Igniting passions in Sparkhill

Fareed Mohammed first joined the Chance to Shine Street project in Sparkhill aged 13. Now aged 20, Fareed is employed by Warwickshire Cricket Board and has been coaching children at the same Sparkhill Street project for two years. He is also undertaking a degree to become a PE teacher.

Growing up, Fareed recognises that he was a disruptive child and often got in trouble with teachers: “I used to mess about a lot, I was a very bad kid.” A cricket fan, Fareed only played a little bit in his back garden but, aged 13, he was told about the Chance to Shine Street project in Sparkhill, Birmingham, near to where he lived.

Even when enjoying himself at Street sessions, his frustrations could bubble over and he would get angry. Fareed credits his former coach, Mohammed Arif, as a significant influence on his life. “At a young age, he gave me life advice: this is what you should do, this is what you shouldn’t.” Under the guidance of his coach, Fareed soon settled down and made friends. “I became more confident by interacting with everyone and meeting new people every week”, says Fareed.

Fareed’s role in helping new starters showed a different side to Mohammed, who encouraged him to take on a leadership role and help coach sessions for younger children. Fareed completed 100 hours as a volunteer coach before Mohammed put him forward to do the ECB Level Two coaching certificate, funded by Chance to Shine. Once completed, he was immediately employed as a support coach at the sessions he had once been a participant.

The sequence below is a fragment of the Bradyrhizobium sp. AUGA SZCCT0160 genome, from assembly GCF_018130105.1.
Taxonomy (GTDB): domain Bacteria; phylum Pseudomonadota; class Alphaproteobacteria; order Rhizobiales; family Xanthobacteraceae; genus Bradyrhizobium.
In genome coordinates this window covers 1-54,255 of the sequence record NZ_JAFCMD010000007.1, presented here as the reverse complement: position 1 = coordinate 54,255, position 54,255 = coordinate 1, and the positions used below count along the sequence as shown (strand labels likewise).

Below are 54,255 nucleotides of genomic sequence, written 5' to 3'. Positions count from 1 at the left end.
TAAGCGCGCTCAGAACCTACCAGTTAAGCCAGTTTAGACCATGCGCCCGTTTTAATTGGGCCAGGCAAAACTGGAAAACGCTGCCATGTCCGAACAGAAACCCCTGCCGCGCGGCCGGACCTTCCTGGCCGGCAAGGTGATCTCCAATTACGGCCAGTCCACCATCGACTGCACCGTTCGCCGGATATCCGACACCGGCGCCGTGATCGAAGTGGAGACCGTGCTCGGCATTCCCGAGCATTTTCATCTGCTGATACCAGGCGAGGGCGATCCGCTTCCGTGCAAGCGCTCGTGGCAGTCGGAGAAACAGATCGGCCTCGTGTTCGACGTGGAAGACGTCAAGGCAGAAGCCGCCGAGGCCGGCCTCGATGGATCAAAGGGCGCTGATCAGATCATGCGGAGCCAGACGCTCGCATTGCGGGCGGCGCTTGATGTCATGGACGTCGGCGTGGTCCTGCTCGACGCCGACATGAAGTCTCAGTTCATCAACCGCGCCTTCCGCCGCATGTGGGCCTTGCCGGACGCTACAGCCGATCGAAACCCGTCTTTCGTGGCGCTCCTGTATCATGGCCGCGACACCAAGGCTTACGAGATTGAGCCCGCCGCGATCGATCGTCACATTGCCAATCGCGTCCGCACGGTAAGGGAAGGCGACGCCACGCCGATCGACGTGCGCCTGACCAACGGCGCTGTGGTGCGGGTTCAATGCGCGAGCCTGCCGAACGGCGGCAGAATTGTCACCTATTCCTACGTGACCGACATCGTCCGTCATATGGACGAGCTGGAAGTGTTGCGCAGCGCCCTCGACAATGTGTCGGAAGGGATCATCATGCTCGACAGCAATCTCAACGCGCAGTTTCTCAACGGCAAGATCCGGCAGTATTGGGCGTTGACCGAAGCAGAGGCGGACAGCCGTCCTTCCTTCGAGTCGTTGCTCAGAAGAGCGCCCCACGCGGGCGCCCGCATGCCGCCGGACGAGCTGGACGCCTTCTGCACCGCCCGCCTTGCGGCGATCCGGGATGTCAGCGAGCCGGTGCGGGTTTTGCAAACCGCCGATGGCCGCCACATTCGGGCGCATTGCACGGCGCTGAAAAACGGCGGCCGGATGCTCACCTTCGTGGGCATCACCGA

As someone who has grown up in the same area as the children he coaches, with the same interests, Fareed is the perfect role model. “I’ve been there, done that”, he says. “The difference that Arif made to me, I want to make for someone else. I want to make that impact on future generations.”

He understands the outside influences that affect the children and makes sure to address them. In February 2019, an 18 year-old was stabbed in the neighbouring Small Heath area. Some of the children at the Street sessions knew the victim and at the next session, Fareed spoke to the children about what had happened. “Every week there’s something new, could be a stabbing, assault, could be a video on social media.” To have a guiding figure like Fareed will hopefully ensure that the young people he works with are aware of what is going on and how to avoid taking the first steps along a dangerous road.

It’s a path that Fareed is aware of and he believes that cricket helped to steer him away from:

“If I didn’t play cricket, with my anger management issues back then, that could have taken me elsewhere where I could have been in gangs, knife crime. I could have been in prison for all I know. Cricket has been a massive part of my life. It has taken my mind off things.”

Inspired by his time working for Chance to Shine, he chose a career in the world of physical education over pursuing a degree in radiology. For Fareed, the journey has come full circle; from a young person whose temperament got him into trouble at school, to a grown-up who is making a difference to children just like himself.


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